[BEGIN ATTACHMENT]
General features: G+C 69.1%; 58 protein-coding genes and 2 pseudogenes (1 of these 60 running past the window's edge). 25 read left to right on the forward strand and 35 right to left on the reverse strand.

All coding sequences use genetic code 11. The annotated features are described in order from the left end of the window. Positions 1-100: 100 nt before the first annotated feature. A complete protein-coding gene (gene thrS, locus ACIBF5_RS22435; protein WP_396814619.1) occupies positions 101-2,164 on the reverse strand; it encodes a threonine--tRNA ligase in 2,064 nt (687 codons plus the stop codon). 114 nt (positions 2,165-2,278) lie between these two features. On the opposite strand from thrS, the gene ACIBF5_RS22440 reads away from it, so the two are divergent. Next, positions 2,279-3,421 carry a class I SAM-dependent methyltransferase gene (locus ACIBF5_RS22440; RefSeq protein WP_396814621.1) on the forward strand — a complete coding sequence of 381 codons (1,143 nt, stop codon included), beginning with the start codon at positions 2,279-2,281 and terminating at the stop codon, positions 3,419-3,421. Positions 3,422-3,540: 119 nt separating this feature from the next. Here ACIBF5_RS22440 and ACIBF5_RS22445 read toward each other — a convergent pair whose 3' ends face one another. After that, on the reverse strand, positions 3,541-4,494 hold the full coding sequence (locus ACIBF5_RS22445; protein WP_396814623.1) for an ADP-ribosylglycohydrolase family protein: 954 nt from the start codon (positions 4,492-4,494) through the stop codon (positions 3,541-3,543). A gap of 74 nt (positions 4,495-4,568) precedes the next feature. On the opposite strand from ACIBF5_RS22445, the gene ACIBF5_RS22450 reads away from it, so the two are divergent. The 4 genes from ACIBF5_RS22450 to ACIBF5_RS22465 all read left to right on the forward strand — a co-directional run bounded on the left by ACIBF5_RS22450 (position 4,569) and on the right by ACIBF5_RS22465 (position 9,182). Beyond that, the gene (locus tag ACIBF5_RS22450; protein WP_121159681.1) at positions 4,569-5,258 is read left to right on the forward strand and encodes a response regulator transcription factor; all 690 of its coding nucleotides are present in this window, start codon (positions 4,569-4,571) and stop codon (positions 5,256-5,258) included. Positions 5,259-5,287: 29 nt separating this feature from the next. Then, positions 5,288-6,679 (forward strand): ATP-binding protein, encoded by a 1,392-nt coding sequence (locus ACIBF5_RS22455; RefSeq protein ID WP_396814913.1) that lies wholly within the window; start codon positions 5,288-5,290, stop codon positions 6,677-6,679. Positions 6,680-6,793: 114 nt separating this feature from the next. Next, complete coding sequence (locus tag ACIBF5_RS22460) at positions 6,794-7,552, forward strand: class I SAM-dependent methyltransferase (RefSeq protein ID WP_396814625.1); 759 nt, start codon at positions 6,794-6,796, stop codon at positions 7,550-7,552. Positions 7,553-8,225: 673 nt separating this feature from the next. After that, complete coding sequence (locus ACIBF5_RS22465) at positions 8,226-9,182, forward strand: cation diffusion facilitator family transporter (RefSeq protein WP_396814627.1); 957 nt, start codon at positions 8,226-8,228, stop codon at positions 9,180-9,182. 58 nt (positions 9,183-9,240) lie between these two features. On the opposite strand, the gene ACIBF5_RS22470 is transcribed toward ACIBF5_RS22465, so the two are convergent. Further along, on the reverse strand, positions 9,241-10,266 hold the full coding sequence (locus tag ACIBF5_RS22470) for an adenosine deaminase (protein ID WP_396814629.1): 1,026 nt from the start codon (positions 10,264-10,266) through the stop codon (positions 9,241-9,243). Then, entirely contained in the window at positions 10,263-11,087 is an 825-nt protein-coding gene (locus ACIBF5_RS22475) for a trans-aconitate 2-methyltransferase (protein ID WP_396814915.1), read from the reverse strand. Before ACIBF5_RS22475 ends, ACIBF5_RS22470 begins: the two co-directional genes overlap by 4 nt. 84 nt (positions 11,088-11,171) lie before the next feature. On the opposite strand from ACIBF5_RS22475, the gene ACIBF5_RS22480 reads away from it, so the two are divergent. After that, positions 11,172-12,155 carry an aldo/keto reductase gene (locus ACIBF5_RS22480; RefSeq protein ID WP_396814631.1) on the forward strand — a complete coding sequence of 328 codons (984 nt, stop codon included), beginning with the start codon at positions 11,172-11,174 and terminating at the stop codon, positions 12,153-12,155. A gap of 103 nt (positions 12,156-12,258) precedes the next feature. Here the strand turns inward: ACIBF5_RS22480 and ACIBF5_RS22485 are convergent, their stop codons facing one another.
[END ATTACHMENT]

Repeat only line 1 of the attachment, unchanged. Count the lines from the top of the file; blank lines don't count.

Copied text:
General features: G+C 69.1%; 58 protein-coding genes and 2 pseudogenes (1 of these 60 running past the window's edge). 25 read left to right on the forward strand and 35 right to left on the reverse strand.